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[mediaqueries4] Differentiating touchscreen+mouse from touchscreen only scenarios

From: Rick Byers <rbyers@chromium.org>
Date: Thu, 11 Apr 2013 12:01:45 -0400
Message-ID: <CAFUtAY8K_esGMJJhh47BLS+x2wy1ToPVgyDMZ-55QjZqVoztTQ@mail.gmail.com>
To: Florian Rivoal <florian@rivoal.net>
Cc: "Tab Atkins Jr." <jackalmage@gmail.com>, Sylvain Galineau <sylvaing@microsoft.com>, "www-style@w3.org" <www-style@w3.org>, "Edward O'Connor" <eoconnor@apple.com>, Boris Smus <smus@google.com>, bokan <bokan@chromium.org>
Sorry to revive this old thread.  I've had some people request that we
provide a mechanism in Chromium to differentiate "coarse and fine" primary
pointer scenarios from "coarse only" ones (crbug.com/174553).  I think the
argument really boils down to feeling that when there are multiple
pointers, the application should be in charge (or at least part of the
decision) in determining which to consider primary, rather than the UA.  Of
course they can do this today by responding to events (i.e. when a touch is
actually seen, morph the UI or prompt to switch modes), but it's nicer to
seed the decision with a good guess.

For example, for sites that have a functionally-reduced touchscreen version
and a more powerful mouse-based version - they'd prefer to give users to
the mouse version if it's at all possible for them to use it (and that's
probably what users would prefer too).  Whereas for cases where the UI is
almost the same but just a little large by default when a touchscreen is in
use, it makes sense to default to the coarse mode.

I think there's a legitimate argument here.  I'm not sure how best to
address it though.  I assume we don't want to allow a feature to take on
multiple values, right?  We could replace the 'pointer' feature with a set
of 2-3 boolean features (fine-pointer, coarse-pointer, no-pointer), but
that would be ugly.


On Sun, Dec 30, 2012 at 4:16 PM, Florian Rivoal <florian@rivoal.net> wrote:

> On Wed, 12 Dec 2012 21:38:56 +0100, Sylvain Galineau <
> sylvaing@microsoft.com> wrote:
>  > The UA picks the lowest resolution pointer available, right? A Surface
>>> > with its type cover or a laptop with a touch screen have both coarse
>>> and
>>> fine pointers.
> &
>  I really have no idea how the device would know which one to pick, and
>> that
>> sounds disturbing to me: when the device's expectation changes then my app
>> layout would suddenly reflow?
> I am a bit late to the conversation, but here is how I envisioned it when
> I wrote it up.
> First, let's quote what I wrote, it may not be very clear, but it is
> actually
> intended to provide some guidance over this:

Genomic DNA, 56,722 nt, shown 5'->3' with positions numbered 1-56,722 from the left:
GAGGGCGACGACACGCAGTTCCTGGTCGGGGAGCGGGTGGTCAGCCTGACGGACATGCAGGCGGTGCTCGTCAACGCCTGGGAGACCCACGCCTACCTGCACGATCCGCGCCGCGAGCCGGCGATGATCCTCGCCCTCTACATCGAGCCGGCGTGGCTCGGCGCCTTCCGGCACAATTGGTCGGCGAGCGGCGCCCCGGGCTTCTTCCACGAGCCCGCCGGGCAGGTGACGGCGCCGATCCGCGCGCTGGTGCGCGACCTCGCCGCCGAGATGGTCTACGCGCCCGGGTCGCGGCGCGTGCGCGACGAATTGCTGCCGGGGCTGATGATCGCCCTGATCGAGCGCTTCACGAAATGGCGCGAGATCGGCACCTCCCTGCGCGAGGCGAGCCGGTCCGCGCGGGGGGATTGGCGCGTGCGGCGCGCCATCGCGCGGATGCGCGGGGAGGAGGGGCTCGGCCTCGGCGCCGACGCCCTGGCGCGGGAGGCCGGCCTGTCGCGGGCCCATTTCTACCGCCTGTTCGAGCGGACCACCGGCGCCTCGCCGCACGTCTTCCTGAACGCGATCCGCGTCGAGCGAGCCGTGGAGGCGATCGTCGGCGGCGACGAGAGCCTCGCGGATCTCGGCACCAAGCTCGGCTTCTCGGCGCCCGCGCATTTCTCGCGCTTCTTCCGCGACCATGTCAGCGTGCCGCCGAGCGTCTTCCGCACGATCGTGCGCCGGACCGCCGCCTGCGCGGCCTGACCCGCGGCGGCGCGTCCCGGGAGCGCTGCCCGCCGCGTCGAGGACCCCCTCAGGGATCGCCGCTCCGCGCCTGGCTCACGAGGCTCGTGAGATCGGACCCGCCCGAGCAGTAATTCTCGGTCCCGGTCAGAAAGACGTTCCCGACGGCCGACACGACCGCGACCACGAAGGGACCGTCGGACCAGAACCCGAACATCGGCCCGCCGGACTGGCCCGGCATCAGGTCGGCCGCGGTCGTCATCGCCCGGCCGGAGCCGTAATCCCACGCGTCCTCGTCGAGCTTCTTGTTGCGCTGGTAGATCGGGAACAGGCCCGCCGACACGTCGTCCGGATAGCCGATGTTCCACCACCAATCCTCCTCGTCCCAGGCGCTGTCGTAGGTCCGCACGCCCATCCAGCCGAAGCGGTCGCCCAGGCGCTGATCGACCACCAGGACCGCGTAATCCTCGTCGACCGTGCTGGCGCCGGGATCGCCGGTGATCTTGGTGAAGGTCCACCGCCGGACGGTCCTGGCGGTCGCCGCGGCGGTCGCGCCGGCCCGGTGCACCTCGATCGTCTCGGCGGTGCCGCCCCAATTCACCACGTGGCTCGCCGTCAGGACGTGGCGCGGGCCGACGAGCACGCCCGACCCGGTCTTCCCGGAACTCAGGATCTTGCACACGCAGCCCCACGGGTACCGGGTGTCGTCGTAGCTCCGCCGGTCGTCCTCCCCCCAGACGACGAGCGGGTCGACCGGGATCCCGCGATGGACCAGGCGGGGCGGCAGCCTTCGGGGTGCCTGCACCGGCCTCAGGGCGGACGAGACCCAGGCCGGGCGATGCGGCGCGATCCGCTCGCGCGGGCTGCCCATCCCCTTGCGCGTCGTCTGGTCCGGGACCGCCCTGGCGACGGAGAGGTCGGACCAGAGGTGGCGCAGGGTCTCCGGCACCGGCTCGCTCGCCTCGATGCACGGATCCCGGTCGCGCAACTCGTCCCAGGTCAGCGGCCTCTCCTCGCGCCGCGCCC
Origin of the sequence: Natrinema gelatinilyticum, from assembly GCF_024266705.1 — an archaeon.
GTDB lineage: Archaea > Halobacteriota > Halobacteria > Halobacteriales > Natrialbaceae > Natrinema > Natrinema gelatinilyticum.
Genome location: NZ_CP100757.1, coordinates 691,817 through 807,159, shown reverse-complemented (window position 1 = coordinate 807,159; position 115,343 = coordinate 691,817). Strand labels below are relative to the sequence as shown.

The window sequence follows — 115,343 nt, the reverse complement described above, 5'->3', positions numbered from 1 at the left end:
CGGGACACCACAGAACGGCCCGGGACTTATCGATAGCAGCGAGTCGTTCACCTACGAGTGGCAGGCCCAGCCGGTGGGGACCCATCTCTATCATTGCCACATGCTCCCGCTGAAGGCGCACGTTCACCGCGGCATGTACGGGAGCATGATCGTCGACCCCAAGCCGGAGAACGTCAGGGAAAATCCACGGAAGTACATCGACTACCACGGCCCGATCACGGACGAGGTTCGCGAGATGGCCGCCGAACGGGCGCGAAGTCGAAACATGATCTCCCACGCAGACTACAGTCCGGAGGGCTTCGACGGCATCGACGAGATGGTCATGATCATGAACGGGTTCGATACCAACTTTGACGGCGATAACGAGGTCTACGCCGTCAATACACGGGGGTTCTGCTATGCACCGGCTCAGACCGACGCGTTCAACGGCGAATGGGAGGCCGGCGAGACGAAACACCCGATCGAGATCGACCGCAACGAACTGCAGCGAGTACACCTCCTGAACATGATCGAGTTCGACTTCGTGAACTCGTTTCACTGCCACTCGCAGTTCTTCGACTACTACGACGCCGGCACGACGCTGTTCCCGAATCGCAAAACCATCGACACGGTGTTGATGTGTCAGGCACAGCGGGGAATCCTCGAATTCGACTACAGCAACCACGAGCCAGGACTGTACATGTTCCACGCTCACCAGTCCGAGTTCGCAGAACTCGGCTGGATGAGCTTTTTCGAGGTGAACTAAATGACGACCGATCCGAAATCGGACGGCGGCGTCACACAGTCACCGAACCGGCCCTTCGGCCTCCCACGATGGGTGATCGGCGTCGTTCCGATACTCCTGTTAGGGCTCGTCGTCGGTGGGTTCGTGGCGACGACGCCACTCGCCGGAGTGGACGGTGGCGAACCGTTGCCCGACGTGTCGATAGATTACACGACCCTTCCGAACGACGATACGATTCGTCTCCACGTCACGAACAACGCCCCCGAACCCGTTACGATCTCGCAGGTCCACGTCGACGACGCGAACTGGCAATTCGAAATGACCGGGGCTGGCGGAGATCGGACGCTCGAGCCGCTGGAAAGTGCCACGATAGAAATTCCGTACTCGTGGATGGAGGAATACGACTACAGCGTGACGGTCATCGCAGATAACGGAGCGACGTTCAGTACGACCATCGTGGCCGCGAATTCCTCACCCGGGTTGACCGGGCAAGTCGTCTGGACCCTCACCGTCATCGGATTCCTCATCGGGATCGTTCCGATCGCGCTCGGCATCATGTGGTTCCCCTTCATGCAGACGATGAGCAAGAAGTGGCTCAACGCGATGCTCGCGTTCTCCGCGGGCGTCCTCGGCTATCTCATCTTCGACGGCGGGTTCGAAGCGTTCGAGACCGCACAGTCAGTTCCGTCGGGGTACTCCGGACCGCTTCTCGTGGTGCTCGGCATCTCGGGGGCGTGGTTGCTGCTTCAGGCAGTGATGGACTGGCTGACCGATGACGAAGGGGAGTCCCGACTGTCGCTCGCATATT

> "If a device has multiple input mechanisms, it is recommended that the UA
> reports the characteristics of the least capable pointing device of the
> primary input mechanisms."
> So as you said, the UA picks the lowest resolution, but not necessarily of
> all input devices, just of the primary ones. By primary, I mean the normal
> way to interact with the device.
> This media feature does not indicate that the user will never be able to
> click accurately, only that it is inconvenient for him to do so. If you
> require accurate clicks when the MQ said 'coarse', you may be forcing the
> user to zoom, or you may be forcing him to fetch his optional blue-tooth
> mouse from across the room.
> Whether an input mechanism is primary or not is a subjective call from the
> UA vendors. In a bunch of cases, it should be obvious, and then of course,
> there is a grey area in the middle. My intention was to leave it up to
> vendors, as they know best how they know better than spec writers the UI
> paradigm of their device.
> On an old fashioned tablet-pc (this kind: http://en.wikipedia.org/wiki/**
> Microsoft_Tablet_PC <http://en.wikipedia.org/wiki/Microsoft_Tablet_PC>),
> you may consider the touch screen to be a secondary input device when the
> laptop is open. As you are then faced with the good old mouse driven UI,
> the touch screen is not expected to be the normal way to use the device. If
> you fold it to tablet form, then the touch screen becomes the normal way to
> drive the device, and it would determine the media query.
> On the other hand, on a Microsoft Surface, I would expect (I might be
> wrong, having never used one) that even when the cover is connected, touch
> is still intended to be a completely normal way of interacting with the
> device. In that case, both the touch screen and the trackpad on the cover
> would be considered primary input devices. In order not to force the user
> away from one of them, the MQ could report 'coarse'. Alternatively, if
> Microsoft thought that pluging the cover in indicates that we should switch
> to some kind of laptop mode, and makes various adjustments across the UI to
> be more suitable to the pad than to the touch screen, then switching to
> 'fine' could be more appropriate.
> If you remove the mouse from a desktop computer (who needs a mouse when
> you know all the keyboard shortcuts), you'd switch from 'fine' to 'none'.
> Plugging a game controller on a pc, however inaccurate, would not change
> the MQ, as the controller is not the normal way to interact with computer,
> just an extra thing.
> I hope this clarifies what I had in mind. Does that sound reasonable?
>  - Florian
Received on Thursday, 11 April 2013 16:02:32 UTC

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